Candidiasis is a fungal infection in the body.
There are many species of Candida, but the most common species that causes infection is called Candida albicans.
Candida albicans occurs normally in small amounts in the body. An overgrowth of the fungus, Candida albicans is what causes candidiasis. Candidiasis can affect many parts of the body including the mouth, throat, oesophagus (food pipe) and the genitourinary tract (vagina, bladder or penis).
It is extremely common amongst people from all walks of life.
A vaginal infection with Candida albicans is sometimes referred to as “thrush” or a “yeast infection”
It is very common: 3 out of every 4 women will have this infection at least once (if not more) in their lifetime! It is normal to have some Candida present in the vaginal canal, however an overgrowth of Candida can cause a symptomatic yeast infection.
So how does the Candidiasis infection occur?
The normal vaginal canal requires a very carefully regulated pH and the presence of healthy bacteria. The presence of “good” bacteria helps to keep the growth of Candida under control. Many factors can cause the Candida to “overgrow” and cause an infection. These factors include antibiotics, stress, fragranced toiletries and steroid use amongst many others. Many woman “douche” the vagina, and this can contribute to thrush. As it removes the healthy bacteria from the vagina and changes the pH within the vagina.
What are the symptoms of Candidiasis?
Thrush can cause itching of the vulva, vaginal discharge (thick white discharge – “cottage cheese”), burning/pain on urination and burning/pain during sex.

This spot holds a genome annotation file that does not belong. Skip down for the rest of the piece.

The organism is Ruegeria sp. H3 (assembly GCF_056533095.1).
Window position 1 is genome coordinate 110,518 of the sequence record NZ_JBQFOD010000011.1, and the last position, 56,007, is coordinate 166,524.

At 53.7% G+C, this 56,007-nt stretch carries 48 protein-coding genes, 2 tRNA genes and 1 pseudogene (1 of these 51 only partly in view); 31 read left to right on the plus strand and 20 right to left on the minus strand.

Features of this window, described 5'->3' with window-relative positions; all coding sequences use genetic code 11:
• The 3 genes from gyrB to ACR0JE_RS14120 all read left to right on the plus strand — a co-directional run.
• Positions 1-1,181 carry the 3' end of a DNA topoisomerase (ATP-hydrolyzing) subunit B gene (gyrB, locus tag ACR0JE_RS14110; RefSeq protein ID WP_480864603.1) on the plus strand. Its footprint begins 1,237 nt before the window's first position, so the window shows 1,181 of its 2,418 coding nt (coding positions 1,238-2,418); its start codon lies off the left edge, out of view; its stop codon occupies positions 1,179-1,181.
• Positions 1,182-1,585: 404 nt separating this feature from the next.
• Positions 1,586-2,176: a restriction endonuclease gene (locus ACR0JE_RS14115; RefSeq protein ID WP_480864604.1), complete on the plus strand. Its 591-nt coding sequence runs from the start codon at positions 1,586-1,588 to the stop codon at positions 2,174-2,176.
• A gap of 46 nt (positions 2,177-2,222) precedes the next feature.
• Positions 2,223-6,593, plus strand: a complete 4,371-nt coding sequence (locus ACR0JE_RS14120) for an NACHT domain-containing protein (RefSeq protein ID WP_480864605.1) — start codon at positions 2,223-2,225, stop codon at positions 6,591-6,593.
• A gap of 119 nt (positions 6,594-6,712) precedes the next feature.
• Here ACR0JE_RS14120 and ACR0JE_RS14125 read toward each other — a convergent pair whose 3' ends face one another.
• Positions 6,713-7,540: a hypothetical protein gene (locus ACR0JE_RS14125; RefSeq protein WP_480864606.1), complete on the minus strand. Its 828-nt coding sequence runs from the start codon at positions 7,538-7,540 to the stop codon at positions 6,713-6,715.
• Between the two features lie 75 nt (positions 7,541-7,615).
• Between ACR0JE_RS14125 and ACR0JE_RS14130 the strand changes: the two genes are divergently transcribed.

What are the treatment options for Candidiasis?
Some treatments are available over-the-counter (without prescription). These are usually vaginal creams and tablets which are placed into the vagina. Your doctor may also prescribe a tablet (usually Fluconazole) which is an “anti-fungal” and works against the Candida albicans.
Candida can also affect the penis. It usually affects the head of the penis, and causes redness, burning/pain during urination/sex, and a rash. It can occur because of an overgrowth of bacteria or from direct contact with a partner with a thrush infection. It can be treated in the same way (creams which are applied or with tablets to drink).
What can be done to prevent Candida infection?
Avoid using perfumed and fragranced soaps in and around the genitals. Avoid vaginal douche: this does not help clean out the infection, it only makes it worse. Your doctor can suggest a probiotic to use to help replace the “good bacteria” in the vagina. Use condoms to prevent the spread of infection and partner re-infection.
IMPORTANT: Although thrush can be spread via sex, it is NOT a sexually transmitted infection. Meaning, that it can occur without sexual intercourse.
Although thrush can be treated with over-the-counter medications, it is advised that you consult your doctor so that they can make sure it is not another type of infection/illness.
Below are a few products often used by patients with recurring infections: